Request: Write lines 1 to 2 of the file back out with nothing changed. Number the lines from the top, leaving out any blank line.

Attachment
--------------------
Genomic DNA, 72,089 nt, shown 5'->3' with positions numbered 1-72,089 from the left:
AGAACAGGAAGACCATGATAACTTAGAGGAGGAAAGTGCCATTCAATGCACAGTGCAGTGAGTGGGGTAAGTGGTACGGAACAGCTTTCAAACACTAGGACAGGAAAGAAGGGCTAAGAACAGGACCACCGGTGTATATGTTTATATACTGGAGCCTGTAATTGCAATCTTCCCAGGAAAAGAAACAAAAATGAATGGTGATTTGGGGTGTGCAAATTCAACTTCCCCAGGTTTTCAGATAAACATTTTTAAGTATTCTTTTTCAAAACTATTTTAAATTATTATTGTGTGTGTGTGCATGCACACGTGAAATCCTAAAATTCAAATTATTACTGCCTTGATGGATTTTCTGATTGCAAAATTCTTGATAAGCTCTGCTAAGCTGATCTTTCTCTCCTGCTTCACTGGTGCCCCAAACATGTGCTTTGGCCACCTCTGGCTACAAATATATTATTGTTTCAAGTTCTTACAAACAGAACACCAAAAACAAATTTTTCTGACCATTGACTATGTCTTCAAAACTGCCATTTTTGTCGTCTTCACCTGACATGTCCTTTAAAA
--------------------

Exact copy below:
Genomic DNA, 72,089 nt, shown 5'->3' with positions numbered 1-72,089 from the left:
AGAACAGGAAGACCATGATAACTTAGAGGAGGAAAGTGCCATTCAATGCACAGTGCAGTGAGTGGGGTAAGTGGTACGGAACAGCTTTCAAACACTAGGACAGGAAAGAAGGGCTAAGAACAGGACCACCGGTGTATATGTTTATATACTGGAGCCTGTAATTGCAATCTTCCCAGGAAAAGAAACAAAAATGAATGGTGATTTGGGGTGTGCAAATTCAACTTCCCCAGGTTTTCAGATAAACATTTTTAAGTATTCTTTTTCAAAACTATTTTAAATTATTATTGTGTGTGTGTGCATGCACACGTGAAATCCTAAAATTCAAATTATTACTGCCTTGATGGATTTTCTGATTGCAAAATTCTTGATAAGCTCTGCTAAGCTGATCTTTCTCTCCTGCTTCACTGGTGCCCCAAACATGTGCTTTGGCCACCTCTGGCTACAAATATATTATTGTTTCAAGTTCTTACAAACAGAACACCAAAAACAAATTTTTCTGACCATTGACTATGTCTTCAAAACTGCCATTTTTGTCGTCTTCACCTGACATGTCCTTTAAAA